A former messenger for the Pol Pot regime told the Khmer Rouge tribunal on Wednesday that the core principles of the ultracommunists were “amazingly good,” but that a lack of cohesion in the regime’s ranks meant they were not properly implemented.
The witness, who remained loyal to the movement until its collapse in 1998 and was identified only as 2-TWC-1005 because he is involved in ongoing tribunal investigations, spoke in gushing terms about the regime’s “12 Revolutionary Principles.”
“Even a chili was not allowed to be picked up by cadres, or anyone, so the content, the messages in those principles…were so good,” said the witness, who was testifying in relation to internal purges in Case 002, in which the regime’s second-in-command, Nuon Chea, and head of state, Khieu Samphan, are on trial for crimes including genocide.
“Again, the principles were so good, [they] were so amazingly good,” he added.
Despite his adulation for the core principles of the movement, the witness—who was transferred to Kratie province from Takeo in 1977—claimed they were not fully adhered to within the ranks of the Communist Party of Kampuchea (CPK).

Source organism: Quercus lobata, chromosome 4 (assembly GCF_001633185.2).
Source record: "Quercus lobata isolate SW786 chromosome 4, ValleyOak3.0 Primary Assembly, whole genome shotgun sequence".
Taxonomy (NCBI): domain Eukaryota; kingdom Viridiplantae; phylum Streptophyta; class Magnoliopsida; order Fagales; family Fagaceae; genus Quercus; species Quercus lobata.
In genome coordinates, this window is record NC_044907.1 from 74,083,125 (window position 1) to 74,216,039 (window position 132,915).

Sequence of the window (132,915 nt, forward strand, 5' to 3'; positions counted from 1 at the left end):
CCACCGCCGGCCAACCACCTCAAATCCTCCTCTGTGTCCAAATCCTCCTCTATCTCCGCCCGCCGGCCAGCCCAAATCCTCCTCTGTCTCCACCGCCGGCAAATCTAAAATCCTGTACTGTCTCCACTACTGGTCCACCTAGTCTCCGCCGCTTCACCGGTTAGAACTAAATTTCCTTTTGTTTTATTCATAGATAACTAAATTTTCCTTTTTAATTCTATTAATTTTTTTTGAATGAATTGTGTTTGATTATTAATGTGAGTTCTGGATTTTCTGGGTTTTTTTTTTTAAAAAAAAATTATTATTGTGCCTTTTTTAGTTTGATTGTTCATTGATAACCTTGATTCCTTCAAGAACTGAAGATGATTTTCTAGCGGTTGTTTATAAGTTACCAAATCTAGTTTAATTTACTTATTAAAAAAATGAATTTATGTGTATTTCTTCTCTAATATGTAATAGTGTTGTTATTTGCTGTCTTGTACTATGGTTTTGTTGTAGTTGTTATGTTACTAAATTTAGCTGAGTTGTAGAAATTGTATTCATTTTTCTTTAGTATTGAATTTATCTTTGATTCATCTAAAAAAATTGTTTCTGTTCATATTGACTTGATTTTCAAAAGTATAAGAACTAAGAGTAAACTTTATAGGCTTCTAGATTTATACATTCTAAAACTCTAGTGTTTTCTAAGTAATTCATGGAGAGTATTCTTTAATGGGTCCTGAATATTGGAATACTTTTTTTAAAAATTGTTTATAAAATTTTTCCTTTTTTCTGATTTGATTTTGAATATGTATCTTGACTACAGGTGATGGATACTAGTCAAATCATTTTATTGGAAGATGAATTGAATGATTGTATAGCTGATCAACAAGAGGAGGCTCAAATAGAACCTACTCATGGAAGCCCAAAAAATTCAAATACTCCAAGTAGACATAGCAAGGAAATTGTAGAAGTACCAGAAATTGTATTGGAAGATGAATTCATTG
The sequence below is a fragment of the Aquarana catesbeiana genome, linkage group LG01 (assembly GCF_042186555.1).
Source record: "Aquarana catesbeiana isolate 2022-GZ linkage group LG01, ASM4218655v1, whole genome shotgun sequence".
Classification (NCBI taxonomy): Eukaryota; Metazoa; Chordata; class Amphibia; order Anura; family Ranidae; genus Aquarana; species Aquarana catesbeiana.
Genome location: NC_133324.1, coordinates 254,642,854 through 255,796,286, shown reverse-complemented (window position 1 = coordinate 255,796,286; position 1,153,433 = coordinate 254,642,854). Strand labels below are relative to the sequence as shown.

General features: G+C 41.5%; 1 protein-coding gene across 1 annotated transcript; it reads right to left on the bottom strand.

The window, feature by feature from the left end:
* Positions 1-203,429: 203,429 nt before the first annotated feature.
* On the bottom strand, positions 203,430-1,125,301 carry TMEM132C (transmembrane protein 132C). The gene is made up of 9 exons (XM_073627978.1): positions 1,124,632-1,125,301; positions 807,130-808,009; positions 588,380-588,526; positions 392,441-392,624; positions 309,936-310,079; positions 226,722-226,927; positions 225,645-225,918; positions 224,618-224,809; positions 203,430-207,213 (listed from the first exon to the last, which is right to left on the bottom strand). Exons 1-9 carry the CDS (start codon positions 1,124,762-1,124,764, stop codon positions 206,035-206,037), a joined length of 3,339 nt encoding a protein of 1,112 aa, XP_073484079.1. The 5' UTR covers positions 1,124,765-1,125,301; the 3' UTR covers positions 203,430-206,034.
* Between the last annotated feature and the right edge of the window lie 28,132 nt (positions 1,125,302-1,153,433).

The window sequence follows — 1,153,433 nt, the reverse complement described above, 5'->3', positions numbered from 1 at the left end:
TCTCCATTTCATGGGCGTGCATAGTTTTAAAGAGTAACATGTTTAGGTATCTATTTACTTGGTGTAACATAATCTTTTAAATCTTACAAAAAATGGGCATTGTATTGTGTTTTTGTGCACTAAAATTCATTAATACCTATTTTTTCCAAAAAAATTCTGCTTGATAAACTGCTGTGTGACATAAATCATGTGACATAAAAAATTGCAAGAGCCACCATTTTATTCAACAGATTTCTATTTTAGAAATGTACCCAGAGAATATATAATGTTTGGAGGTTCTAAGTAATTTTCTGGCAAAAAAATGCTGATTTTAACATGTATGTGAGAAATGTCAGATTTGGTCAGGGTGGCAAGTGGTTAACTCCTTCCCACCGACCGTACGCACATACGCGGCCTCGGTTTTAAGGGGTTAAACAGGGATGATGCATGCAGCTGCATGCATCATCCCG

“The principles were applied differently in different locations. It was not consistent with the good principles or good virtues, as well as ethics, that we were asked to adhere to,” he said.
“The CPK wanted to build a country—wanted to be independent and to have mastery on its own—and when one became powerful he or she forgot everything,” he said.
The witness described a meeting with Meas Muth, who briefly served as a representative of the military general staff in Kratie, after leaders from Division 117 were sent to Phnom Penh and never seen again after being accused of treachery.
“There [was] a meeting held among all of us, 70 of us, and we were told that our leaders were considered traitors,” the witness said.
“What I can recall is that [Meas Muth] made mention that my group did not fight hard enough [against] the Yuon and allowed the Yuon to come in,” he said, using a term for the Vietnamese some consider pejorative.
However, the witness said the group felt inspired after being summoned by the powerful commander, who has been charged with crimes including genocide in the tribunal’s Case 003.
“After hearing the message mentioned by him we felt hatred in our hearts, and we were striving to fight against the Yuon harder,” he said.
The witness was later questioned on whether Southwest Zone secretary Ta Mok—whom he claimed on Tuesday was “loved” by the people—was ever referred to as “The Butcher,” a nickname commonly used for the powerful commander.
“He was not a killer or executioner. I would like to deny such an accusation…. However, I do not know what his subordinates were doing at [their] respective districts,” he said.